6-20: A Matter of Conscience

How is this for a headline?

Healthcare Company Announces Plans to Leave Kansas, Eviscerates Gov. Sam Brownback in Open Letter

The article was written by Jen Hayden and Brownback’s evisceration comes from the keyboard of Jeff Blackwood, CEO of Pathfinder Health Innovations. Basically, Blackwood intends to move his growing company from Kansas to Missouri. He writes:


“I can’t, in good conscience, continue to give our tax money to a government that actively works against the needs of its citizens; a state that is systematically targeting the citizens in most need, denying them critical care and reducing their cost of life as if they’re simply a tax burden that should be ignored.”

… In the full text of the letter, Mr. Blackwood said they re-evaluated staying in Kansas when they outgrew their current space. After consideration, they just can’t stay:

There are a lot of things that factor into this decision. For one, the company has outgrown our current space. There are no seats left, and we have new employees coming on every month. The state of Missouri is also helping us with some tax incentives, but these are minor considerations.

More importantly, there’s a motivation of conscience that factors into it, too. It’s not so much that I’m moving the company to Missouri as I’m moving it away from Kansas.

What a wonderful ideal for a business to hold: a motivation of conscience. The article continues.

Kansas has become a test center of “trickle down” economics, espoused by economist Arthur Laffer during the Reagan years. Nowhere has there been as thorough an implementation of Laffer’s policy recommendations… and nowhere has there been as dramatic a failure of government.

Under Brownback’s direction, Kansas implemented an unprecedented tax cut in 2012, eliminating taxes for LLCs and professional firms … and making the largest cuts in the highest tax brackets. He shifted taxes to create a heavier burden on property and sales taxes, which typically represent a larger burden on lower income brackets. Brownback declared that this tax cut would be a “shot of adrenaline” for the Kansas economy, but the reality is that the tax cuts have had the opposite effect. Kansas lags neighboring states in job growth. For 11 of the last 12 months, Kansas has dramatically missed revenue targets, falling deeper in debt and facing another round of degraded bond ratings.

There is much that I have omitted. The paragraph below, however, I think needs to be pondered.

… Brownback decided to pursue a personal vendetta against the Kansas Bioscience Authority, an organization created to spur the economic development of bioscience companies in Kansas. Brownback was convinced that funds were being misused, so he decided we needed to spend over $400,000 (conveniently, the same amount that could have kept the Lawrence SRS office open) on lawyers and auditors to pour over the KBA books. In the end, they found a total of $5,000 in misused funds, which the former KBA president repaid with a personal check. It all came down to priorities – pursue a personal vendetta at the expense of the disabled.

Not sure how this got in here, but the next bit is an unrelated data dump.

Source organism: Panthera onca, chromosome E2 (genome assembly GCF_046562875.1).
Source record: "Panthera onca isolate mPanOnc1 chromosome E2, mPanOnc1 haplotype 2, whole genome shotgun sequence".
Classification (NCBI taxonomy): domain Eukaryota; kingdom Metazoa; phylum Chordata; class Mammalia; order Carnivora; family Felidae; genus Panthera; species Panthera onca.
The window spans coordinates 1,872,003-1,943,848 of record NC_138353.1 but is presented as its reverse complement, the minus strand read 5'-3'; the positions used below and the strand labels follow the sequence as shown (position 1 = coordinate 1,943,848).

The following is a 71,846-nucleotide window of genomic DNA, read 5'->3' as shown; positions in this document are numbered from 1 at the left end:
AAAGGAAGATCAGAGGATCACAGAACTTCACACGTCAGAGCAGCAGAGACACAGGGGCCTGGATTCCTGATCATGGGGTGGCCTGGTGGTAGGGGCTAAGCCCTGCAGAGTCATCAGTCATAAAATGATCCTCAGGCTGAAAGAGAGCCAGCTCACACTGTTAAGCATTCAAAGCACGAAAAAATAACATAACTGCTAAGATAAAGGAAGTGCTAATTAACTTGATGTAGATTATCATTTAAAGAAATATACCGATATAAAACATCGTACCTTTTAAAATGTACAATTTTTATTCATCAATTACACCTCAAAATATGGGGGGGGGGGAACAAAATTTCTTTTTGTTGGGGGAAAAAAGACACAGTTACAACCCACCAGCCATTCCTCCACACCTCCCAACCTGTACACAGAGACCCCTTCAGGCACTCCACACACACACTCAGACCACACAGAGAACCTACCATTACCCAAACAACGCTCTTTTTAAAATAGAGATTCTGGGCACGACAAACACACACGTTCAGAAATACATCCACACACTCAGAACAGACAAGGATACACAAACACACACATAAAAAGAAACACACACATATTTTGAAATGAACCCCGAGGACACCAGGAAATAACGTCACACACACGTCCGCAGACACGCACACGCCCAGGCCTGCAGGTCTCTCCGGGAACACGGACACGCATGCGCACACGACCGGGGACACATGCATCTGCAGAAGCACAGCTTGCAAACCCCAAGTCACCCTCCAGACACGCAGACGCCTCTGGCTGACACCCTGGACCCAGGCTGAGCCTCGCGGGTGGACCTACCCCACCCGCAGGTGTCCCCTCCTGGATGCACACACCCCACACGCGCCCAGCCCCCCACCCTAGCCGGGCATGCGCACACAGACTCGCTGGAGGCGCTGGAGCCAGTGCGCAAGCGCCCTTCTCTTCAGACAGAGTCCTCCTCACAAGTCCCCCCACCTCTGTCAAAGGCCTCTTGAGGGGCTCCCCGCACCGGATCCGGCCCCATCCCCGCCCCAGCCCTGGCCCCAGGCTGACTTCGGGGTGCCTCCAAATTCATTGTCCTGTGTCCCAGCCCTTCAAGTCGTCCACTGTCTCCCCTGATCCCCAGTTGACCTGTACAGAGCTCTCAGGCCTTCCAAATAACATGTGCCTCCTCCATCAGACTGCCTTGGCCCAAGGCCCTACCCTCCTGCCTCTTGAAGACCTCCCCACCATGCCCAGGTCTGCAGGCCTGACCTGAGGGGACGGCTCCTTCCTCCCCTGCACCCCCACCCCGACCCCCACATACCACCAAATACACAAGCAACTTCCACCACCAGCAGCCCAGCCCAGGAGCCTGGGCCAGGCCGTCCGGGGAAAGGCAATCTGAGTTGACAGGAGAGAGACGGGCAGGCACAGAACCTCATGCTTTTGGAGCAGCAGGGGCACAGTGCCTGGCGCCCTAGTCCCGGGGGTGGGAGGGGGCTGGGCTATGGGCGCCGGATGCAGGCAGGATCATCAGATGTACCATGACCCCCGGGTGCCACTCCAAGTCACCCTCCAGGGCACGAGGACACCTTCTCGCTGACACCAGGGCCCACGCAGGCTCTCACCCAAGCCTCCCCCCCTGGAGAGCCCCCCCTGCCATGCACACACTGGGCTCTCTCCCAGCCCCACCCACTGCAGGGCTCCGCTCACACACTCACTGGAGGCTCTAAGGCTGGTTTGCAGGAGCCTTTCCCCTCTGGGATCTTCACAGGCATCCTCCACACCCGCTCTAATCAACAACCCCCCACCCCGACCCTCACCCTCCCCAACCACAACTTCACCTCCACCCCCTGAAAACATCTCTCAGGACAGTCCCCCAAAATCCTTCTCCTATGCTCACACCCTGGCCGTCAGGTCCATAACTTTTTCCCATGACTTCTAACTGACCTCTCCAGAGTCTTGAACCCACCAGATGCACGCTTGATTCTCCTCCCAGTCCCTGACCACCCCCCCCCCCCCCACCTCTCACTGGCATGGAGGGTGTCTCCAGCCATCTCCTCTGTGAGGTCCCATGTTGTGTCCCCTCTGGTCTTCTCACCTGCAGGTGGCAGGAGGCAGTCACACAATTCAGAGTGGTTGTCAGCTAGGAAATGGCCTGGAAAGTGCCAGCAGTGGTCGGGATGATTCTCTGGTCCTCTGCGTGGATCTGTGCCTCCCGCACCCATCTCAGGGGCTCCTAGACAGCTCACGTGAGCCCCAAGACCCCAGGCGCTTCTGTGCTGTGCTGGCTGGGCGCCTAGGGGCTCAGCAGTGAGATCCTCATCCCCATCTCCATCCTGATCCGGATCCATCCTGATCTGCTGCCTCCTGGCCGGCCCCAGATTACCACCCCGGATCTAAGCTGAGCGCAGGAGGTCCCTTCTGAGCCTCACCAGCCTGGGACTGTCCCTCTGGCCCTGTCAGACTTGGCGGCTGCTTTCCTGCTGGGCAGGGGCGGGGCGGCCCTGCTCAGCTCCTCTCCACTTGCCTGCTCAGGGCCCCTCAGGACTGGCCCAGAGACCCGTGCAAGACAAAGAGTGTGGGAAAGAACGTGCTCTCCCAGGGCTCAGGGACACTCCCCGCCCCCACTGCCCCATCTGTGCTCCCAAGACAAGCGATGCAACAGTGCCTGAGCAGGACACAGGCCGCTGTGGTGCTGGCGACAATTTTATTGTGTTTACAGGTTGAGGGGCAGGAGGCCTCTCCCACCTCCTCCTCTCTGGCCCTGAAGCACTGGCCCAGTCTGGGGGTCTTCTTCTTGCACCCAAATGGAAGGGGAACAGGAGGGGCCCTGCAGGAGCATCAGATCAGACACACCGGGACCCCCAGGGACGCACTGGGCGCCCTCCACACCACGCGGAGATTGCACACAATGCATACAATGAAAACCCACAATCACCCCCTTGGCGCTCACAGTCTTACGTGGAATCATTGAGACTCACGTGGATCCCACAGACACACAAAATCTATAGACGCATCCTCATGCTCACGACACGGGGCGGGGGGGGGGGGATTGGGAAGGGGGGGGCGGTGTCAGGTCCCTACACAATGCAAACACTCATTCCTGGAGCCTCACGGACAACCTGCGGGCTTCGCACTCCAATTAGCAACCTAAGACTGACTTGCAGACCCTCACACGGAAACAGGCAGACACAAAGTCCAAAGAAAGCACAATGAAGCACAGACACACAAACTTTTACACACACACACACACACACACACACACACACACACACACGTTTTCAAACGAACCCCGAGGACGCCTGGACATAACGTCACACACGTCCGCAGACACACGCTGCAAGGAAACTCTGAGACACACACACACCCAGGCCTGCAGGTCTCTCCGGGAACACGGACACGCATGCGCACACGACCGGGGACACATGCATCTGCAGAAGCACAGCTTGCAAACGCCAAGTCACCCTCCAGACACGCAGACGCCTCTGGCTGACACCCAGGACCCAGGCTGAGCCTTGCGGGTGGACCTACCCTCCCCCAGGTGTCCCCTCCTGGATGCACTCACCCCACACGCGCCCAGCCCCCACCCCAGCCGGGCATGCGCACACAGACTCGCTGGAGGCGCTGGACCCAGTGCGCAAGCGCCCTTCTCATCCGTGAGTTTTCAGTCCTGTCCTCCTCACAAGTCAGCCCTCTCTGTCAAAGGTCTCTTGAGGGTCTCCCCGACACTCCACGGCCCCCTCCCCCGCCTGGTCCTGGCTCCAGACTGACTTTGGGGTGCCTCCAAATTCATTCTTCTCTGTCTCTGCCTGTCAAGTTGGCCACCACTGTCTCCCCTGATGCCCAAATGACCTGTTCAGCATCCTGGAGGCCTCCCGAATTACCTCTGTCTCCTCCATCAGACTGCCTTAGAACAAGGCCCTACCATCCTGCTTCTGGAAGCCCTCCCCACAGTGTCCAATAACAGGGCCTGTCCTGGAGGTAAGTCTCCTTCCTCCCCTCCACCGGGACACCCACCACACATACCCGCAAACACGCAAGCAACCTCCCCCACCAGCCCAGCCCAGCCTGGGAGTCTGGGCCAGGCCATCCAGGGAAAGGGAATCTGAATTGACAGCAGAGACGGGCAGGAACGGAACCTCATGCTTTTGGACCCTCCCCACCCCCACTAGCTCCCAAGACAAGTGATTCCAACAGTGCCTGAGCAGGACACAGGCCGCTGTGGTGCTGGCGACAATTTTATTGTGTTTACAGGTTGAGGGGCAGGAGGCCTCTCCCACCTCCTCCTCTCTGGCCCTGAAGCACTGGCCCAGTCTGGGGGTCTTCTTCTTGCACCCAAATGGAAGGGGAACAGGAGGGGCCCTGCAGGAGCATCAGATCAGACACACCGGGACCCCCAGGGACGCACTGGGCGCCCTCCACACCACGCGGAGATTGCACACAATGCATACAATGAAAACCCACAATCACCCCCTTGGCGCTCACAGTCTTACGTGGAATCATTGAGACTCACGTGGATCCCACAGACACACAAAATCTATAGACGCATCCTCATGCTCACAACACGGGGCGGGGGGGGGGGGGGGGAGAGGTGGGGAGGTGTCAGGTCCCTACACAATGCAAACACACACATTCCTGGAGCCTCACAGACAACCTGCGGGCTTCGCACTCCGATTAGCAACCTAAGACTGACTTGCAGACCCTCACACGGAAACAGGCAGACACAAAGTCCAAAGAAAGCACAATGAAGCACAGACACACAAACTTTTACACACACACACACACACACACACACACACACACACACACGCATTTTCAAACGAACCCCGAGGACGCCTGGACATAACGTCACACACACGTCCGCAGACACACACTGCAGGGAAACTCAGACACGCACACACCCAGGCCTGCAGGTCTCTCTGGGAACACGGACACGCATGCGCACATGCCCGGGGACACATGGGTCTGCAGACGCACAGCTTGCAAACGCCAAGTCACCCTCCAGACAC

I think an important point to make here is that Mr. Blackwood is a businessman leaving what Governor Brownback has been calling a business friendly environment, Kansas, throughout his years in office. Brownback has been trying to put socks on a pig, particularly in the health care field since the beginning of his tenure. His so-called trickle down policies are not working. I do not understand why politicians cannot make this simple acknowledgement, address problems, and move on by doing what is right and just for their constituents. If a businessman like Mr. Blackwood can experience and act on a motivation of conscience, why can’t a politician?

These same kinds of fights are being waged throughout state and federal chambers. Often, too often, veterans are the ball being kicked around. Just one example is the oft heard proposal to open up VA hospitals to the public–rather than build new medical facilities for communities. Everybody loses if this ever becomes reality.

[You can read Mr. Blackwood’s entire letter at the Pathfinder Health Innovations blog.]

One thought on “6-20: A Matter of Conscience”

Leave a Reply

Your email address will not be published. Required fields are marked *